6. In Suit No. 70 of 1972, the prayer of the plaintiff O. P. was for possession of the disputed premises and recovery of arrears of rent from 1-4-1970 to 1-4-1974 at the rate of Rs. 40/- per month with pendente lite and future mesne profits at the rate of Rs. 100/- per month. The defendant applicant admitted that he was the tenant of the plaintiff O. P. on a monthly rent of Rs. 40/- in the premises in dispute. He resisted the claim on the ground that the permission of the District Magistrate under Section 3 of the U. P. Act III of 1947 relied upon by the plaintiff O. P. was invalid. It was alleged that the plaintiff O. P. herself applied for the modification of that permission without any success. It was further pleaded that the permission in dispute was held to be invalid by the High Court in its judgment in S. A. No. 533 of 1964 and that judgment operates as res judicata. It was also alleged that the defendant applicant had filed Suit No. 173 of 1973 questioning the validity of the permission in dispute and it was prayed that the present suit should be stayed. As already noted above, the Suit No. 173 of 1973 was eventually dismissed and the dismissal order was confirmed by the first appellate court and second appeal preferred by the defendant applicant was also dismissed in limine. This plea, therefore, no longer remained for consideration. It was further pleaded that the defendant was not a defaulter in the payment of rent and notice of eviction served on the defendant was invalid. The jurisdiction of the trial court was further challenged.
7. The trial court framed 7 issues in the case and after taking evidence of the parties came to the conclusion that the permission granted to the plaintiff O. P. under Section 3 of the U. P. Act III of 1947 was perfectly valid and the Court had jurisdiction to try the suit. The trial court further held that the plaintiff's suit was not barred by res judicata and the notice of ejectment was perfectly valid. On the above findings, the trial court decreed the plaintiff's suit for ejectment, possession and recovery of a sum of Rupees 121.33 P. as arrears of rent together with pendente lite and future mesne profits at the rate of Rs. 80/- per month with costs.
8. Aggrieved by the above judgment and decree the defendant applicant filed revision in the court below and the court below after hearing the parties dismissed the applicant's revision.
9. Feeling aggrieved, the defendant applicant has now come up before this Court.
10. I have heard the learned counsel for the parties and have gone through the record of the case. After giving the matter my anxious consideration, I have come to the conclusion that this application in revision has no force at all.
11. Paper Ex. 3 contains permission granted by the District Magistrate to the plaintiff O. P. under Section 3 of the U. p. Act III of 1947 on 23-12-1960. The permission was granted in the following terms:--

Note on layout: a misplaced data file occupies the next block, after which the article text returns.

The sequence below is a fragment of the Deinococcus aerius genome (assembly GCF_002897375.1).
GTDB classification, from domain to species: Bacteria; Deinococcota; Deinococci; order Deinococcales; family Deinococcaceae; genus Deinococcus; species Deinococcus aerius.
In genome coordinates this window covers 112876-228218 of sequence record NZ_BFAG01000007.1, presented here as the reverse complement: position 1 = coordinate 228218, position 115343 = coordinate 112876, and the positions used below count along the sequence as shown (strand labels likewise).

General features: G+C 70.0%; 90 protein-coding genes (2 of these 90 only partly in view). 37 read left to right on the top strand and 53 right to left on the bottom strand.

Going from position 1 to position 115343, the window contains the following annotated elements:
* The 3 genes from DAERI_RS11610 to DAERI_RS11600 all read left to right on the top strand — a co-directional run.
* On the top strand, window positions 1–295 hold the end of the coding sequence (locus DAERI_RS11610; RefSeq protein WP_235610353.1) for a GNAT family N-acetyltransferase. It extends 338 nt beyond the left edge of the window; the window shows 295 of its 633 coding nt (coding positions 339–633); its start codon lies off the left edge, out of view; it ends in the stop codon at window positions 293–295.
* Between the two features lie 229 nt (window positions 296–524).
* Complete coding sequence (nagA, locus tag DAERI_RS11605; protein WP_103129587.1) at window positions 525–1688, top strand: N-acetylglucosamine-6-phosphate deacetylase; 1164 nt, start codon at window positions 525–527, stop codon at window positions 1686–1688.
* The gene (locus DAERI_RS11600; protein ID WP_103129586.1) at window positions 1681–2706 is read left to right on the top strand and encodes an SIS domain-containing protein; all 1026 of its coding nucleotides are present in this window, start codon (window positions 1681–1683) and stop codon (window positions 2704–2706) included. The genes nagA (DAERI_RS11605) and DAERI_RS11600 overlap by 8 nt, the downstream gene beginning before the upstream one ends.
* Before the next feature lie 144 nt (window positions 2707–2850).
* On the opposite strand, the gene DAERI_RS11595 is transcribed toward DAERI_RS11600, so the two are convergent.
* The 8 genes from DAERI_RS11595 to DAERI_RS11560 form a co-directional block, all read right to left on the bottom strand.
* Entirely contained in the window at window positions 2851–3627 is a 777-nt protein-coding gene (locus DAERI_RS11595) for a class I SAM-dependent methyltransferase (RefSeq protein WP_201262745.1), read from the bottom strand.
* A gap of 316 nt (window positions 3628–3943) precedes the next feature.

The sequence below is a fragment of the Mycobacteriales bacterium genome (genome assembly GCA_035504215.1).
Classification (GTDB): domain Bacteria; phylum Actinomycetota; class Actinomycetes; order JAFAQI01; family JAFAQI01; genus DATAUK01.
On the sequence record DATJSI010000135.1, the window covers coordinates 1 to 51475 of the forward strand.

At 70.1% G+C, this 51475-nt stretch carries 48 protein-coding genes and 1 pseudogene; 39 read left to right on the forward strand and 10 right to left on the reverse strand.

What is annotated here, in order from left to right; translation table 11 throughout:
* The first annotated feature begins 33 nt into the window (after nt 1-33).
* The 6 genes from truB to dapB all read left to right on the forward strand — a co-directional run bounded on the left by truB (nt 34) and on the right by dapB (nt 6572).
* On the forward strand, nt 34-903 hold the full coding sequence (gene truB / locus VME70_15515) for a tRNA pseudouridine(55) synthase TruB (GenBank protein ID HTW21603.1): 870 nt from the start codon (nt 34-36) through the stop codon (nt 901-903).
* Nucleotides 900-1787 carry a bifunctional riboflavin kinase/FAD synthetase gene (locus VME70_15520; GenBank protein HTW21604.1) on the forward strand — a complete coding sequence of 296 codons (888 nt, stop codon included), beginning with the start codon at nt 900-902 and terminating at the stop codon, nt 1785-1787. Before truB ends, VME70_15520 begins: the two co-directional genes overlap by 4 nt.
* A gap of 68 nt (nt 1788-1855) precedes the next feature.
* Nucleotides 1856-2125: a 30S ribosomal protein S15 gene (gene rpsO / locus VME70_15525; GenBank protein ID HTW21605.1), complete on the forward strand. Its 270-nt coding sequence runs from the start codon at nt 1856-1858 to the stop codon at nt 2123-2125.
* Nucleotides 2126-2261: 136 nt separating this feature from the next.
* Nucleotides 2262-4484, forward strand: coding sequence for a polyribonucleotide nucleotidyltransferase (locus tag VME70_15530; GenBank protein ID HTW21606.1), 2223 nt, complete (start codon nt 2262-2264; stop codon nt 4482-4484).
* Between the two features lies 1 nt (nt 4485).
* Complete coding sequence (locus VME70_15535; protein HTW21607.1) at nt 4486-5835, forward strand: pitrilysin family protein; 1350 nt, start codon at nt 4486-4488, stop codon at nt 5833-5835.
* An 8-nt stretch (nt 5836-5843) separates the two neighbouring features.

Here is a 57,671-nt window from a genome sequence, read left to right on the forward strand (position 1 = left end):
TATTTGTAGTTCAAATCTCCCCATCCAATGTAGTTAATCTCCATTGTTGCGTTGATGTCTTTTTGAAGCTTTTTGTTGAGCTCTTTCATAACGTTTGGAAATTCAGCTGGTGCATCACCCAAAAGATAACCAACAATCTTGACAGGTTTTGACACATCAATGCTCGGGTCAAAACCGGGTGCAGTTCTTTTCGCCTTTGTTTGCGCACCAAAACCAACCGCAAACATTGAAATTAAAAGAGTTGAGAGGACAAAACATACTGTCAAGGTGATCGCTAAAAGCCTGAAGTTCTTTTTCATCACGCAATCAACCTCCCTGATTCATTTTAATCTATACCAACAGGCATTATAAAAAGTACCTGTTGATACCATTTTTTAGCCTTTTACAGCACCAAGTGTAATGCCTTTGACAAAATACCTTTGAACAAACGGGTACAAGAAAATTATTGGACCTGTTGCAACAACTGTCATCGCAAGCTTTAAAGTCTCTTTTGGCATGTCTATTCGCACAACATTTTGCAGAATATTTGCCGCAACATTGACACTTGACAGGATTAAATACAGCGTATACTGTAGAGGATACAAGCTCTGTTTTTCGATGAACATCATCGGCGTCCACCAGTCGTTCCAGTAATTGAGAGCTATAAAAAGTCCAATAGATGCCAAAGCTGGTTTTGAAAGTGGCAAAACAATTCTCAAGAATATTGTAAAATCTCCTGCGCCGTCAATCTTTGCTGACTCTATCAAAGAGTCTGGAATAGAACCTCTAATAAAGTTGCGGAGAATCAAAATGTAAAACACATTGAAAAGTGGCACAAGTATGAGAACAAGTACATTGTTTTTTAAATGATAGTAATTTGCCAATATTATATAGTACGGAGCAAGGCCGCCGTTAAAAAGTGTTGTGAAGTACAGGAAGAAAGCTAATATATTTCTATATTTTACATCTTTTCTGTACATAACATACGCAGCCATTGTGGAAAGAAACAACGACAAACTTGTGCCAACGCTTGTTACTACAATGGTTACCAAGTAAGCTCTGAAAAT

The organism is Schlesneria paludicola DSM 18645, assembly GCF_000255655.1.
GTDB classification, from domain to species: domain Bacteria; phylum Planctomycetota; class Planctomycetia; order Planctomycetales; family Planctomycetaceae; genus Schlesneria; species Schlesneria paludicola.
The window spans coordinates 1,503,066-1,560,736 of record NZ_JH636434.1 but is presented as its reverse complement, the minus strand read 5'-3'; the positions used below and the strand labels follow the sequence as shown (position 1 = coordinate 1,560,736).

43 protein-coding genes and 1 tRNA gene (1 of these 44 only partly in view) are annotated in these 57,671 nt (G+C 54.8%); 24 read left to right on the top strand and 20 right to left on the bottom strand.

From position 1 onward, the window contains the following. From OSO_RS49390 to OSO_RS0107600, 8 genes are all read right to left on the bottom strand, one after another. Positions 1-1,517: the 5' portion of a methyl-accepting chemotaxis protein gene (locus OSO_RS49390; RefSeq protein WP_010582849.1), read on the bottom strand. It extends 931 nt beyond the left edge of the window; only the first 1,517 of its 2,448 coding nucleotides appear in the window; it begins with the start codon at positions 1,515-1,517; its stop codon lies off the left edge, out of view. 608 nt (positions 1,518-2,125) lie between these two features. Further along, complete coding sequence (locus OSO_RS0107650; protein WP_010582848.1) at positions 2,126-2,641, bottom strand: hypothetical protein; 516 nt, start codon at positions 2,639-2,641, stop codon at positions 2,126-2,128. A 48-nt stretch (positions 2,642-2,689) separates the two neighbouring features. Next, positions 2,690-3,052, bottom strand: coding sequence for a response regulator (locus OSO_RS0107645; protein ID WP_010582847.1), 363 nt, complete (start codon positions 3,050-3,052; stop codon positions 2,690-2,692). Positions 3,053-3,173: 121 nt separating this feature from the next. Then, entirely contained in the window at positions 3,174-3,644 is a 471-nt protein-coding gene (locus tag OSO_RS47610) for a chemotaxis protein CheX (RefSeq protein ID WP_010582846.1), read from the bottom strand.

'Therefore, I allow four months' time to the opposite party to vacate the upper portion and deliver possession to the applicant ...... However, the landlady has proposed to make arrangements for separate entrance in the upper portion that may be complied to avoid inconvenience to the O. P. If the O. P. shall fail to vacate the upper portion of the house in dispute the permission under Section 3 of Act III to file an ejectment suit shall be deemed to have been granted to the applicant from the entire house'' Both the courts below have considered the terms of this permission and have come to the conclusion that the permission granted by the District Magistrate was valid. The first contention raised before me was that the High Court in Second Appeal No. 1233 of 1964 has held that the permission granted to the plaintiff O. P, was invalid and that the judgment and finding of the High Court operates as res judicata. A perusal of the judgment in second appeal show that the first question that arose for determination before High Court was whether there was valid permission under Section 3 of the U, P. Act III of 1947, The High Court then referred the operative portion of the permission which has already been quoted above. The High Court referred to the following words of the permission specifically: 'Permission ......... to file an ejectment suit shall be deemed to have been granted.'
and then proceeded further as follows:--
'The expression 'shall be deemed' is usually introduced for a legal fiction. Section 3 of the Act does not empower the District Magistrate to introduce such a legal fiction. The form of the permission was highly unsatisfactory.'